A participant at an in-person workshop in Rowntree Mills park connects to the From Weeds We Grow online materials. Photo: Mila Bright

The STEPS Public Art App was also launched last year to connect digital users to public art exhibitions around them. The app encourages users to learn more about the community and explore different areas of the city with an activation map that displays public art nearby and self-guided walking tours that can be viewed on your phone. Presenting projects that are based in physical space in the digital realm can foster real-life connections and gain a wider audience. From Weeds We Grow programming returned this summer with hybrid online and in-person components, linking the online app with on-site workshops and events.

Improving and restoring public spaces through art activations involves a site-specific approach, informed by the distinctive area and its inhabitants. With unique strategies and techniques that embrace the flux of city spaces, STEPS programming occupies temporary, unconventional, and digital spaces.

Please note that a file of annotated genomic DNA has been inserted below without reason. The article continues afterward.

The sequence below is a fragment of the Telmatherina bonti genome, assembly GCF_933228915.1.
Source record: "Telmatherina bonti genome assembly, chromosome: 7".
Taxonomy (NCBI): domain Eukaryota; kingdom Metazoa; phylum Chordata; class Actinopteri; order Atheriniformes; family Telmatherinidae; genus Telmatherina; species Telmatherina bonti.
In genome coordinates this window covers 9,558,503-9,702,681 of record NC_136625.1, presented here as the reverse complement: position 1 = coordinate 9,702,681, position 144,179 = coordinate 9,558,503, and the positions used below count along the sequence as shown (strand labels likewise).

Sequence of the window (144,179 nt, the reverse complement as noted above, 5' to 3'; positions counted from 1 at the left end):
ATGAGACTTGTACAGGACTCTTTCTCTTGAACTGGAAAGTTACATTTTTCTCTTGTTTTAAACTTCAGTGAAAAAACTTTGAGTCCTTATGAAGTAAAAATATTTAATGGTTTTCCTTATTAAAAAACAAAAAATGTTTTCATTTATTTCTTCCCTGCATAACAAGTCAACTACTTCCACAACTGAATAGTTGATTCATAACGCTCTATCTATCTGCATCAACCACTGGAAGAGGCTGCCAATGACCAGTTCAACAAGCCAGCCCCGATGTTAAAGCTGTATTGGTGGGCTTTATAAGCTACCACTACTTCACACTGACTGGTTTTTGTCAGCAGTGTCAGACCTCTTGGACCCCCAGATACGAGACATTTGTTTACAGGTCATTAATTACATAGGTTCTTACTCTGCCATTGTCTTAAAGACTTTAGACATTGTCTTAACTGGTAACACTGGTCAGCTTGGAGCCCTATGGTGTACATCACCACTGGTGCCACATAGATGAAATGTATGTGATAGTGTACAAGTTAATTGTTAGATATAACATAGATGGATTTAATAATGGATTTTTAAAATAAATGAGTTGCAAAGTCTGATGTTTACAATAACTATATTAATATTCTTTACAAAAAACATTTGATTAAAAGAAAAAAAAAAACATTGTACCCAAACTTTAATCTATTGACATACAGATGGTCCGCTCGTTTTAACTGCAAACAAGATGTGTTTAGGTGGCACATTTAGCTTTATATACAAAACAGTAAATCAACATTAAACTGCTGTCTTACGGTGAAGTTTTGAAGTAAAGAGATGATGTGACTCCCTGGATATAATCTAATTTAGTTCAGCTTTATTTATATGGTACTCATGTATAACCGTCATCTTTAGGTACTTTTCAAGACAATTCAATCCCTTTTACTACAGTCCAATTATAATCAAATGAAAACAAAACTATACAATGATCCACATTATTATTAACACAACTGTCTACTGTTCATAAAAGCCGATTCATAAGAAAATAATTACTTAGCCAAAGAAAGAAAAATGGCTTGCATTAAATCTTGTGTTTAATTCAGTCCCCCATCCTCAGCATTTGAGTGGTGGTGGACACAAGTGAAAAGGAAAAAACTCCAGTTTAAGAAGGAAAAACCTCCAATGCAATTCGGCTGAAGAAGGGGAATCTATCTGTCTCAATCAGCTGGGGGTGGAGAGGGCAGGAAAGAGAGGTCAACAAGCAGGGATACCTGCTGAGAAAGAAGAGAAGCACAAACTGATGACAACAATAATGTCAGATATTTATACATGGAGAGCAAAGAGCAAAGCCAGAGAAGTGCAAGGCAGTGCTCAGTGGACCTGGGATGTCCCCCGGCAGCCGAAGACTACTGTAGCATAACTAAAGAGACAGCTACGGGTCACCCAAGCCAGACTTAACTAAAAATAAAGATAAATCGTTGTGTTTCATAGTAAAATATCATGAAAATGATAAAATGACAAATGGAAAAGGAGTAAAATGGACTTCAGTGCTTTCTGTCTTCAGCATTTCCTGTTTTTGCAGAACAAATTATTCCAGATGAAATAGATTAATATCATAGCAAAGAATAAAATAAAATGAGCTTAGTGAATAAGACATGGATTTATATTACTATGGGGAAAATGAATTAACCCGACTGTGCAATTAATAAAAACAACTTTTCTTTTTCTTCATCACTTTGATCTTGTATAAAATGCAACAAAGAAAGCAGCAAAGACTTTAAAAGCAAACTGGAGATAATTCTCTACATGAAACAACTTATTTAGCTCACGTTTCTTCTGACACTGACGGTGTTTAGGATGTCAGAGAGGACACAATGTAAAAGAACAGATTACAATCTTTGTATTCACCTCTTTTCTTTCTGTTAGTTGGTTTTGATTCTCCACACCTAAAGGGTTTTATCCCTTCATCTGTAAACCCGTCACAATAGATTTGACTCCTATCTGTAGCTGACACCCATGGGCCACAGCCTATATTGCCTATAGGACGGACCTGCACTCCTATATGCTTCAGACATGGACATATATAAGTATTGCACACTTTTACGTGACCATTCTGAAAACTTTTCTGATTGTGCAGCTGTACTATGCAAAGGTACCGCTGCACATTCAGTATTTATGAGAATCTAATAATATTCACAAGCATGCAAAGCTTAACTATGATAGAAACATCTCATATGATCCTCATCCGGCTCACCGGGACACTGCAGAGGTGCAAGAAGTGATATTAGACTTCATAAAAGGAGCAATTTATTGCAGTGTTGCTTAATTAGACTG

To learn more about how STEPS revitalizes public spaces through our interdisciplinary projects, artist capacity building initiatives, and creative placemaking responses, follow our programming updates @STEPSPublicArt and subscribe to our newsletter.

 

FAQ

HOW CAN I DEVELOP A PUBLIC ART INSTALLATION?

Developing a public art installation for your specific site or community can be a great way to build a sense of identity and connection in that space. STEPS provides support for a variety of public art programming, from small-scale main street recovery strategies to municipal-wide cultural plans. Whether you are interested in developing public art for your business, construction hoarding site, or city space, we can work with you on installations that reflect your community while helping you to navigate the complex processes of hiring artists and producing large-scale projects.